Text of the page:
Airline Pilot Removed From Plane After Being Found Drunk in Cockpit

s aviation accident attorneys, it is not often that we feel compelled to report on plane crashes that didn’t happen. However, news reports of an incident that occurred over the past weekend describe a case of pilot negligence so extreme that it bears repeating as evidence that not even major airlines are immune to egregious misconduct that may lead to tragic and disastrous consequences.

CNN reports that on Saturday, December 29, a Boeing 373 operated by Sunwing budget airline had been boarded by more than 100 people in preparation for a flight from Calgary, Canada destined for Cancun, Mexico. Gate crew members and crew on board the aircraft noticed that the pilot, Miroslav Gronych, 37, had been “behaving oddly” for some time, so they notified the co-pilot scheduled to assist during the flight. When this co-pilot entered the cockpit to assess the situation, he found Gronych “slumped over” in the pilot’s seat, unconscious and apparently drunk, says the New York Times.

Police were contacted, and Gronych was escorted from the plane. According to a police statement, “Initial tests conducted by police indicate the pilot was severely impaired by alcohol.” In fact, two full hours after Gronych was arrested for having control of an aircraft while impaired his blood alcohol was three times higher than the legal limit of 0.08.

In a statement obtained by CNN from CBC News, Calgary police spokesman Staff Sgt. Paul Stacey said, “It had all the potential for a disaster, but I’ll tell you this much — the likelihood of a pilot on a major airline like this actually being able to take off when they’re impaired like that is pretty slim, because there’s a lot of checks and balances. There’s the other flight crew and there’s gate crew and they’re all about safety.”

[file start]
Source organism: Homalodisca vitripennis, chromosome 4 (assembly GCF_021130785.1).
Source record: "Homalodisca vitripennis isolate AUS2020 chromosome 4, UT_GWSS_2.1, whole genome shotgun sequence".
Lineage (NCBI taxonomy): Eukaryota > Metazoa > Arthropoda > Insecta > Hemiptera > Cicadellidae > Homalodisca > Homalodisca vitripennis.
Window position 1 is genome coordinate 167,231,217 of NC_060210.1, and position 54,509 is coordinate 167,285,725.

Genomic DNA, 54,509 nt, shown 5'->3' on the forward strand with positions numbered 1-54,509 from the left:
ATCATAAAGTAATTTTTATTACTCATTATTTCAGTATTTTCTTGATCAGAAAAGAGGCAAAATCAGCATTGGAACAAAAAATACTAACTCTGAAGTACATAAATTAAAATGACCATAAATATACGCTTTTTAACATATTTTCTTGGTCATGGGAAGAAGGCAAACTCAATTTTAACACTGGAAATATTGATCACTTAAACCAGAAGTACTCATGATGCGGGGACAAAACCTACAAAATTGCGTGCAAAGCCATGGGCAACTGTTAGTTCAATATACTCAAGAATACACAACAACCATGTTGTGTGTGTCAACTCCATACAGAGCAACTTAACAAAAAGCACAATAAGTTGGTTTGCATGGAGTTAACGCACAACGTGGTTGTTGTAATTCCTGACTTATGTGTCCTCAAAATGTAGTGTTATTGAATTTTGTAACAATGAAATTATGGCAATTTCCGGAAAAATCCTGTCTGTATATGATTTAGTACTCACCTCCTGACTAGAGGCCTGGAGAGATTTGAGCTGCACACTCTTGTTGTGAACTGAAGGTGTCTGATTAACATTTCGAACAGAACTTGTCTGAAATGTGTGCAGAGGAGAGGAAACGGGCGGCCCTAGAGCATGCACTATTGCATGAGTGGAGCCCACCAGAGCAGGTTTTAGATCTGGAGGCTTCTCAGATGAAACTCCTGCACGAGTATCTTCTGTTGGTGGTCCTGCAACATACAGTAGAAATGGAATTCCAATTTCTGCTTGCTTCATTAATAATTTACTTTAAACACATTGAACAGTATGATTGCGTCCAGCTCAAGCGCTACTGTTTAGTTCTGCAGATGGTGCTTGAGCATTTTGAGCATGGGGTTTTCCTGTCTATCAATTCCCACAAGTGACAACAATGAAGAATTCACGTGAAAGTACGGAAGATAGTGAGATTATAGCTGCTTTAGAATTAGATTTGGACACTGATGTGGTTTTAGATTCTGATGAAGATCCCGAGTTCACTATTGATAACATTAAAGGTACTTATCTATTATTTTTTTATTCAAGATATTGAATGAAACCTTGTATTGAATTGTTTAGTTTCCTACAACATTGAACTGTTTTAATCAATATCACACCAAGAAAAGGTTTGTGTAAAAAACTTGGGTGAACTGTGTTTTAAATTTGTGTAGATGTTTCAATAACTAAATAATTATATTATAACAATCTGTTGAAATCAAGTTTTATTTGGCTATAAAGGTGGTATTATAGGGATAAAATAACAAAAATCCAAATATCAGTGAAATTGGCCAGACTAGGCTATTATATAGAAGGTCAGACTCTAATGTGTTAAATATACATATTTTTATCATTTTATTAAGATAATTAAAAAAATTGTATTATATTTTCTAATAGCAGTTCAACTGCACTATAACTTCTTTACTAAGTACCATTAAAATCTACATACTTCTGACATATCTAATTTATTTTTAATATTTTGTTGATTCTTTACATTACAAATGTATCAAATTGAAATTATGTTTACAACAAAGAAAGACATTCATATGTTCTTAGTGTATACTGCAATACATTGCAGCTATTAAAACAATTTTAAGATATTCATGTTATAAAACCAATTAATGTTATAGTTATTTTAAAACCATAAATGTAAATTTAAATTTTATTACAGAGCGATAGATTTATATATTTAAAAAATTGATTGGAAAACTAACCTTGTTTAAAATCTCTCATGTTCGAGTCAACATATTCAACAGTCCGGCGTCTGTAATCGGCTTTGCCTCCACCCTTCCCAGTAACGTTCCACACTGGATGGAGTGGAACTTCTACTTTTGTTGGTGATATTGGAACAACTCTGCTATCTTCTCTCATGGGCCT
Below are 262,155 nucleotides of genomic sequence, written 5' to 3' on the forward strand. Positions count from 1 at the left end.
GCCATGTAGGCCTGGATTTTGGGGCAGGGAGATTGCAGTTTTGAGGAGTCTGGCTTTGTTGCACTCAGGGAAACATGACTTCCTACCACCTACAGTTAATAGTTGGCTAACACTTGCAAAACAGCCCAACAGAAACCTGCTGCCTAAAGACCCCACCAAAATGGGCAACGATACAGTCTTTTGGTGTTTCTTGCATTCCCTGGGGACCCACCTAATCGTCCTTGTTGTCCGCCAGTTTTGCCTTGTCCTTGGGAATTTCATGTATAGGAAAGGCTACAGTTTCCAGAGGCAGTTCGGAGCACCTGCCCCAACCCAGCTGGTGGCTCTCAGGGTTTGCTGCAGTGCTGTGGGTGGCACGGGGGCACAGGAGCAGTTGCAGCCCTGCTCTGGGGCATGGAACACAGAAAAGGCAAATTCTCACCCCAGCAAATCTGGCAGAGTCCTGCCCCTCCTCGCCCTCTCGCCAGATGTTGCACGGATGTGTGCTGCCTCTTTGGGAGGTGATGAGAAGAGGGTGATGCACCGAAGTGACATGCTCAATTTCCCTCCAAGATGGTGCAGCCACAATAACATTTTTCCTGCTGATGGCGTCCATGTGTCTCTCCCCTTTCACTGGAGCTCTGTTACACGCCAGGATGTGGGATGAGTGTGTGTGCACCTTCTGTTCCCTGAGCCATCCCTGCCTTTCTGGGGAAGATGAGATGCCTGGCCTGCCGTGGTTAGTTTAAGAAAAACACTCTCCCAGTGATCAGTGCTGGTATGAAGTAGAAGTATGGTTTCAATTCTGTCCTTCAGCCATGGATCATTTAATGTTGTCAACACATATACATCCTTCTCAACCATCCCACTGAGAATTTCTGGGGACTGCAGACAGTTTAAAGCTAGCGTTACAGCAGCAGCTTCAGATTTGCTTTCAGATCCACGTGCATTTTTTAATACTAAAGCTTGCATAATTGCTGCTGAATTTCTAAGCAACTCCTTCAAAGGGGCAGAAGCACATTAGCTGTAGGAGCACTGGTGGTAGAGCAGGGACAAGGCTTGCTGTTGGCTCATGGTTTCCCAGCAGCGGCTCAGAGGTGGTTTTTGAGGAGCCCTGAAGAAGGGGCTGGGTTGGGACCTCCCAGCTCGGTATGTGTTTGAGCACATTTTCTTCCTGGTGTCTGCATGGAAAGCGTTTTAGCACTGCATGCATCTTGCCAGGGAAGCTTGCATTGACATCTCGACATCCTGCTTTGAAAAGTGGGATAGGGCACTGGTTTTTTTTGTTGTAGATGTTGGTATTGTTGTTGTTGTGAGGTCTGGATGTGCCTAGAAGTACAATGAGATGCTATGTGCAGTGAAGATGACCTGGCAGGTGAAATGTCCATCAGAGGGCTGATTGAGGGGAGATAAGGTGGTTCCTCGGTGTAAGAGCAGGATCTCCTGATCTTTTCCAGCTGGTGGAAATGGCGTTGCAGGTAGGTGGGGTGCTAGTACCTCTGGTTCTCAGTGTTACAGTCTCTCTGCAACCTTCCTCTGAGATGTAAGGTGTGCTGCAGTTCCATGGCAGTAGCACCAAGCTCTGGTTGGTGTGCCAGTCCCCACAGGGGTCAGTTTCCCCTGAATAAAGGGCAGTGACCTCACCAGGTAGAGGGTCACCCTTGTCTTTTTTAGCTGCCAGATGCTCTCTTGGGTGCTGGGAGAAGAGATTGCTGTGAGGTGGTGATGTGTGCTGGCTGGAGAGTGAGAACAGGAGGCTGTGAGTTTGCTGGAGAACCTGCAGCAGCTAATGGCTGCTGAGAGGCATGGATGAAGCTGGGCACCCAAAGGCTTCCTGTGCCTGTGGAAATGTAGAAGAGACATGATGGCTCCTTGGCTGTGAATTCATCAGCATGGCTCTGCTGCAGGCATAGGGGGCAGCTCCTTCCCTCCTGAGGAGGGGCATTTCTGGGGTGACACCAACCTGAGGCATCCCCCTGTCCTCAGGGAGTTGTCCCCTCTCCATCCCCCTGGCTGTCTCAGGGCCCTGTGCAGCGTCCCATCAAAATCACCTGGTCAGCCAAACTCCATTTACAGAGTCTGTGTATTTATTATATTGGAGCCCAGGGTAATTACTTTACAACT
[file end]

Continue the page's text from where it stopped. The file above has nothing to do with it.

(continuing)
After Gronych was removed from the plane, another pilot was called in and the flight took off following a brief delay. Sunwing Vacations issued the following statement on the incident:

Dear Customers,

We would like to take the opportunity to advise you of an incident that occurred earlier this morning.

We can confirm that shortly before 7 a.m. local time, the gate agents, first officer, and crew of Sunwing flight 595, departing from Calgary and destined for Cancun, determined that the Captain was unfit to fly and reported this accordingly. The Captain was immediately escorted off of the aircraft and the incident is now under investigation with local authorities. We are very appreciative of our crew’s diligence in handling this very unfortunate matter in accordance with procedures. We were able to secure a new Captain and are pleased to report that our customers are now en route to their destination after experiencing a minimal delay.

We are very apologetic for any upset that this has caused and would like to assure our customers that safety remains our utmost priority.

In this case, Gronych was so very intoxicated that it was immediately obvious to those around him that he was highly impaired and unable to fly the plane. In other cases, however, it may not be easily noticeable when pilots or crew members are ill-equipped to perform their duties—and this can present serious dangers. One factor which has been a suspected contributor to plane crashes is pilot fatigue, which can severely impact decision-making skills, reflexes, and the ability to remain alert.

Fortunately for the passengers and crew on board this potentially doomed flight, the danger was averted. Still, this story is an important reminder of just one of the many factors that could cause or contribute to a plane crash, along with issues like improper plane maintenance, defective parts, crew or pilot error, and others. If you have suffered a serious injury or the loss of a loved one during an aviation accident, it is possible that negligence played a role. To learn more about how an experienced plane crash lawyer can help you investigate the situation and hold any and all negligent parties accountable, please contact us for a free legal consultation.

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